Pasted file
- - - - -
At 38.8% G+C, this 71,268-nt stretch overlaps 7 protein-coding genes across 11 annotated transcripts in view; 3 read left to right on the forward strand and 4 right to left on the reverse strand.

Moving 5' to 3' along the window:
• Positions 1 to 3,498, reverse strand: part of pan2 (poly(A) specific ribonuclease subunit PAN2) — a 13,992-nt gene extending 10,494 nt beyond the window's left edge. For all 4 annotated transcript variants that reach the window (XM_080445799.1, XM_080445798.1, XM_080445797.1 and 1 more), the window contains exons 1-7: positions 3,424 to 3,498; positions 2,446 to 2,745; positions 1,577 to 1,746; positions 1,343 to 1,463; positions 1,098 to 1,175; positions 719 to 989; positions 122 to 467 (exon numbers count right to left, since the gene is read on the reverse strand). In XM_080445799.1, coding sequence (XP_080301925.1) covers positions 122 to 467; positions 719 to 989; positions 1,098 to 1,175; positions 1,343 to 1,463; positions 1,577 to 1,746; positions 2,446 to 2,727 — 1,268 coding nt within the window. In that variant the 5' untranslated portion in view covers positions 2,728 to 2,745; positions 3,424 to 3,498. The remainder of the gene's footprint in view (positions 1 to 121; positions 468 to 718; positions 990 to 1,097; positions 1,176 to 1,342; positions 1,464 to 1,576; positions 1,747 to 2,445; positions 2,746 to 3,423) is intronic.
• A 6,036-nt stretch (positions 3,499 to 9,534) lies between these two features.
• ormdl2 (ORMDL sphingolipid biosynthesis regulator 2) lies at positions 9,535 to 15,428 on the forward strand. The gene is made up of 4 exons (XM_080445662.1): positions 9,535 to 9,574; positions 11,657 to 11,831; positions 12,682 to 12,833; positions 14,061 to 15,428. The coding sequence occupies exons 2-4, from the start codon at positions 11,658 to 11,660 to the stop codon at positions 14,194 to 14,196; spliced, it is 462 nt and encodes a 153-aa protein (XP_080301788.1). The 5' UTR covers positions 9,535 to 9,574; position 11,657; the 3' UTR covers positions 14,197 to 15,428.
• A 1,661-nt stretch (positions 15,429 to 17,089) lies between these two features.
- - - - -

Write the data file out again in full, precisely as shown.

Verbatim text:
At 38.8% G+C, this 71,268-nt stretch overlaps 7 protein-coding genes across 11 annotated transcripts in view; 3 read left to right on the forward strand and 4 right to left on the reverse strand.

Moving 5' to 3' along the window:
• Positions 1 to 3,498, reverse strand: part of pan2 (poly(A) specific ribonuclease subunit PAN2) — a 13,992-nt gene extending 10,494 nt beyond the window's left edge. For all 4 annotated transcript variants that reach the window (XM_080445799.1, XM_080445798.1, XM_080445797.1 and 1 more), the window contains exons 1-7: positions 3,424 to 3,498; positions 2,446 to 2,745; positions 1,577 to 1,746; positions 1,343 to 1,463; positions 1,098 to 1,175; positions 719 to 989; positions 122 to 467 (exon numbers count right to left, since the gene is read on the reverse strand). In XM_080445799.1, coding sequence (XP_080301925.1) covers positions 122 to 467; positions 719 to 989; positions 1,098 to 1,175; positions 1,343 to 1,463; positions 1,577 to 1,746; positions 2,446 to 2,727 — 1,268 coding nt within the window. In that variant the 5' untranslated portion in view covers positions 2,728 to 2,745; positions 3,424 to 3,498. The remainder of the gene's footprint in view (positions 1 to 121; positions 468 to 718; positions 990 to 1,097; positions 1,176 to 1,342; positions 1,464 to 1,576; positions 1,747 to 2,445; positions 2,746 to 3,423) is intronic.
• A 6,036-nt stretch (positions 3,499 to 9,534) lies between these two features.
• ormdl2 (ORMDL sphingolipid biosynthesis regulator 2) lies at positions 9,535 to 15,428 on the forward strand. The gene is made up of 4 exons (XM_080445662.1): positions 9,535 to 9,574; positions 11,657 to 11,831; positions 12,682 to 12,833; positions 14,061 to 15,428. The coding sequence occupies exons 2-4, from the start codon at positions 11,658 to 11,660 to the stop codon at positions 14,194 to 14,196; spliced, it is 462 nt and encodes a 153-aa protein (XP_080301788.1). The 5' UTR covers positions 9,535 to 9,574; position 11,657; the 3' UTR covers positions 14,197 to 15,428.
• A 1,661-nt stretch (positions 15,429 to 17,089) lies between these two features.